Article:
I am starting a new section of my layout.
I have two O scale, one N scale and numerous HO scale Engines. My concept is to build the O scale at a height of 22 inches. And put the HO and N at a height of 39 inches (where it will connect with my Lincoln Nebraska rail yard).
All wiring will come out to the edge of the layout and run in a designated wire run tube, nothing underneath. I am presently working on the lower level at the present.
I plan on two separate loops with a run of 30 feet between the ends, 24 inches wide on the long runs. This means that the long run will have four tracks side by side, I decided not to have a cross over between the ends. After watching many utube videos on lift bridges I decided I wanted one of them for access purposes. The lift bridge is what this is about.
After looking at many bridge designs on the web I decided on one. Then by measuring the height of the tallest item, on a track, I figured out the height required for the bridge framework.
The first picture displays the type of bridge and the design drawing. The drawing is made to the actual size required for the structure.
I did a similar sequence for the top of the structure. I used regular wood glue to attach the pieces. Then it was easy to size and cut the square balsa wood, from Michael’s. With four tracks, I wanted two bridges each covering two tracks.
Then build the structures and brush painted them with acrylic silver paint. Just for a check I put the two on the layout with the tallest items underneath. My initial idea was to make the top ten inches wide. Doing the measurements, I decided it was too wide. I tore the structure apart and made it eight inches wide. This turned out to be the correct size for train spacing and layout structure.
The next picture shows where the layout has been cut out. I decided on three hinges to help ensure no rotation of the bridge in the future from usage. The upper board in the picture has been beveled so the hinges are perfectly level with the top of the board.
The next picture shows the track base board connected to the brace board. The brace board is needed as a back stop for the rotation of the bridge. The layout is built with 2×2’s and a 2×2 is used for the legs as part of the leg is displayed in the picture.
The brace board is a 2×4 so it sets it back from the layout frame. But it is also the width of the track base board so when installed it comes out to the edge of the layout and leaves a space at the back for clearance when the bridge is lifted as shown later.
The next picture the rotator section is installed (hopefully the only time I will have to lay flat on the floor) and the foam put in place. The foam on the rotating section needs to be cut back for rotating clearance. The track foundation boards are installed with the bridge side pieces and for alignment. Had trouble with the height of the foam at this point causing the layout track and the bridge track having a height differential of one eight of an inch. Replaced the one-inch foam with ¾ inch foam and problem corrected (not shown in the last picture).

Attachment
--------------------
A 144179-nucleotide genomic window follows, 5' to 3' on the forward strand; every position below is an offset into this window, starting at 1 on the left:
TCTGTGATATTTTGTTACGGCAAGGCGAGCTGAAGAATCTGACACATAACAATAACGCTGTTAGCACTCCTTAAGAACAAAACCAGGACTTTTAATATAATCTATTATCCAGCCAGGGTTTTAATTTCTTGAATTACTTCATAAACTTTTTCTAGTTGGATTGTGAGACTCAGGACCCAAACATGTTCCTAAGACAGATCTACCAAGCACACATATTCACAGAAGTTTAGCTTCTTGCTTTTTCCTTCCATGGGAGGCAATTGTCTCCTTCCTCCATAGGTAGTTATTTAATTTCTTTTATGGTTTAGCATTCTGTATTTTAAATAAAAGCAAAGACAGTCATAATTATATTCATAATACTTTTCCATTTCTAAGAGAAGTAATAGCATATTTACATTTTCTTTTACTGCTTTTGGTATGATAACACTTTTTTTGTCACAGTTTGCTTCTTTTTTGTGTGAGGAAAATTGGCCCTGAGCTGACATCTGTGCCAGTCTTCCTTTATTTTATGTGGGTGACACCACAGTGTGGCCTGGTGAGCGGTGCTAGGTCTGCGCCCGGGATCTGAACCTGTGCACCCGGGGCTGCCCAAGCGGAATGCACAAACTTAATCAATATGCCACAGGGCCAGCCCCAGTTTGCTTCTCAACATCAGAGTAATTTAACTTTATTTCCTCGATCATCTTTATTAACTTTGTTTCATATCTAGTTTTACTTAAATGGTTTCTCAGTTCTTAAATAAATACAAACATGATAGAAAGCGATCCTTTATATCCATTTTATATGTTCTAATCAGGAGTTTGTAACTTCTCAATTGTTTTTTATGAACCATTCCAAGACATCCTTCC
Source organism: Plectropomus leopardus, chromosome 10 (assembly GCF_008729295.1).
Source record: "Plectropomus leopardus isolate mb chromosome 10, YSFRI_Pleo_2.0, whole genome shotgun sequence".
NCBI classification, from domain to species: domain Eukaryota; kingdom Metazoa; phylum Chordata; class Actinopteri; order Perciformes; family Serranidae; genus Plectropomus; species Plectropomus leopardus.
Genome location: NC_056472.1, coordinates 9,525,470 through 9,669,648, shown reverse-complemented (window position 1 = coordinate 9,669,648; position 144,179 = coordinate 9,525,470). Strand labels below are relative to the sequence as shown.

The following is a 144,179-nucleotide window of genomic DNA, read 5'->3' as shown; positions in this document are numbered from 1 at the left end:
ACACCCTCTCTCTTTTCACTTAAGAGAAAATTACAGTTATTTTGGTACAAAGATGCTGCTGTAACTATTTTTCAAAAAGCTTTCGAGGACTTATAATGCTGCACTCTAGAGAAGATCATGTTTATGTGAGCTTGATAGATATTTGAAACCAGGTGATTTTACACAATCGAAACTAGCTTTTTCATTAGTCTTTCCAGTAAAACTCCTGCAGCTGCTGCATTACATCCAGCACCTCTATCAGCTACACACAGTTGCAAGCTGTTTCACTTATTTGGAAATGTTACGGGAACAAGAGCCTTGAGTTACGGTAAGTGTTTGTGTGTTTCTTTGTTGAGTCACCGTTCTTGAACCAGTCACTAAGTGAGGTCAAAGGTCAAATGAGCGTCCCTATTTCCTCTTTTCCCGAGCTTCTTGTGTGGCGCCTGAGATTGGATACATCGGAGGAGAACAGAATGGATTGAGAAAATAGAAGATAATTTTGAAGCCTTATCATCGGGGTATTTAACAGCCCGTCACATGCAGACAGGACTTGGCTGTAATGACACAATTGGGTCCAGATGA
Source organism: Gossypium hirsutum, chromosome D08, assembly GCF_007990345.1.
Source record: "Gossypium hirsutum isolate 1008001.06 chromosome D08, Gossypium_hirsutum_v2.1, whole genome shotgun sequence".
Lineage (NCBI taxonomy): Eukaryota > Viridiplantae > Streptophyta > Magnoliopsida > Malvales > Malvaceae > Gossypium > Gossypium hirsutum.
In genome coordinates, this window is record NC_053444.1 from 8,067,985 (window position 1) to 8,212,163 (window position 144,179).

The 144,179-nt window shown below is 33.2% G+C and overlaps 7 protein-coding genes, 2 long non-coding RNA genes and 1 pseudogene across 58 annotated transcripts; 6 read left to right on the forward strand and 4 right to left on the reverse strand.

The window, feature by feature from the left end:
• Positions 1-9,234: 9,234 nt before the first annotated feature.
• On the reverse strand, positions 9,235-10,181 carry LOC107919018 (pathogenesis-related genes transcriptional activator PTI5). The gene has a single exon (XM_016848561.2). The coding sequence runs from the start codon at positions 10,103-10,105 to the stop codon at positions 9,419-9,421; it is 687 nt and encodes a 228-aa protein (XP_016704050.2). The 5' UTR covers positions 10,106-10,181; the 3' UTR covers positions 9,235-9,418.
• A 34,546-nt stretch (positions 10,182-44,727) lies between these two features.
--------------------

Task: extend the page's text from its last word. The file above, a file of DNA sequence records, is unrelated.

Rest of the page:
The next picture shows the bridge structure attached to the track base boards. Also attached is two aluminum cross pieces to help ensure the bridge is lifted as one unit and there is no rotation of the tracks with each other. But of course, the cross pieces are the walkway between tracks for the workers.
The far end of the bridge layout is cut out of the foam so the bridge lays flat. Had a slight problem here as the near end board would not lay flat. As it turned out by carful adjustment of the screws, at the right of the picture, the problem was corrected.
Final testing. The next two pictures show the lift bridge working as it should. This gives me a two-foot access. The picture shows a close up of the rotating section. Also note that the bridge framework does not impact the layout.
The last picture displays the track in place with the tallest and widest O scale item I own. Plenty of height spacing available and enough width spacing. This bridge is 2 feet long. The next problem way in the future is building the bridge for the upper layout at 39 inches. Might have to make that lift bridge 3 feet long.
Final note, nothing I perfect. The height of the track of the layout comes out to be 1/32 of an inch lower than the track on the bridge. Because of the bridge rotation no joiners at either end can be used. Lifting the layout track to match the bridge is just a minor problem.
The wiring of the bridge track will be the only under track wiring between the bridge and the layout. But with the bridge lifted I can sit in a chair next to it and wire it up with a rotation loop at the layout end.
I hope this has been helpful for anyone willing to take on this enterprise. It was a real learning experience for me.
A huge thanks to Lawrence – it’s a real pleasure to see the pics and the progress of a project like this. I do find myself reading them again and again. Clever stuff.
That’s all for today folks.
Please do keep ’em coming.
And don’t forget, if today’s the day you start on your very own journey, the Beginner’s Guide is here.